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What is a requirement? A probably agile answer

Requirements focus on value. This at least is the name of a category for this Blog. But what are requirements anyway? If you know the answer, fine. But for all those that are as confused as I am, this article gives the ultimate answer, or hopefully one as helpful as 42 was for Loonquawl and Phouchg.

GlassLaw_Leadin

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A case for features – a sports event management system

Currently, I’m involved in a project to develop an event management system for large sports events. The goal is to replace a few existing systems with one integrated system that is able to cater for the coming needs. End of elaboration is closing in and we’re planning for the incremental delivery to follow during construction. 

SportsEvent_BalanceActLeadin

Budgeting, estimation and release planning all turn around features (Part 2).

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User centred business analysis – a sports event management system

Currently, I’m involved in a project to develop an event management system for large sports events. The goal is to replace a few existing systems with one integrated system that is able to cater for the coming needs. The project will last for about five years. The project team will grow to approximately 20 persons. We apply an agile unified process.  

SportsEvent_ProcessMap_Leadin

Part 1: Understanding business is a success factor. We use methods from user centred design rather than from business modeling.

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Yet Another Manifesto…….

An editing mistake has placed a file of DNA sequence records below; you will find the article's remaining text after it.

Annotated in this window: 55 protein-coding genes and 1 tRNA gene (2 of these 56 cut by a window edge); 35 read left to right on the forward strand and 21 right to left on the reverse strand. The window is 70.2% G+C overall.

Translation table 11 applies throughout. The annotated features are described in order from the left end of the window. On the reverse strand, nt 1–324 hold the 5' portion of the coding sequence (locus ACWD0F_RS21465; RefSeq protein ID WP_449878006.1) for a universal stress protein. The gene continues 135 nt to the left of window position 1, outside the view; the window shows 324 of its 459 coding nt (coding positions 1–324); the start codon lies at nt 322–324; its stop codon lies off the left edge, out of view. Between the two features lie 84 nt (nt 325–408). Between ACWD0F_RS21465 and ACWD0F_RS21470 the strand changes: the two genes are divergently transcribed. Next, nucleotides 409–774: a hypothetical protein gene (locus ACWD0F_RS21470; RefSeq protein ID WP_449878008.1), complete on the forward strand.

What is it with the recent rash of manifesto’s?

Since the signing of the Agile Manifesto a plethora of other Manifesto’s have arrived on the scene. Software Craftmanship, Project Management to name but a few.

They add NO value to development, in fact it seems their sole purpose is so that the signatories can make more money.

To me, this feels like the rash of CMM’s that arrived in the 90’s.  The original CMM was a useful tool for measuring the maturity of an organization. We needed one and only one.  The CMM was diluted by a number of new flavours; for Hardware; for Testing; for Software    resulting in a lack of clarity of objectives & direction.  Finally this was consolidated into CMMI and now it has become about implementing maturity (which even sounds ridiculous).

How long will it be before the various manifestos are consolidated into another chocolate teapot? See http://www.usingenglish.com/reference/idioms/about+as+useful+as+a+chocolate+teapot.html

Agility, Common Sense and Agilista Failings

Much of Agile is simply about common sense. Do what is needed when it is needed!

Most of the real value of Agile methods is in how it enables us to knock the rust off old ways of working. The revelation that software development needs “people centric” is, in fact, no revelation at all.

The really big news is that developers need to engage in with the business. Oddly, this is the message that the vast majority of agilista’s fail to deliver to, failing to properly engage the business in the agile development process!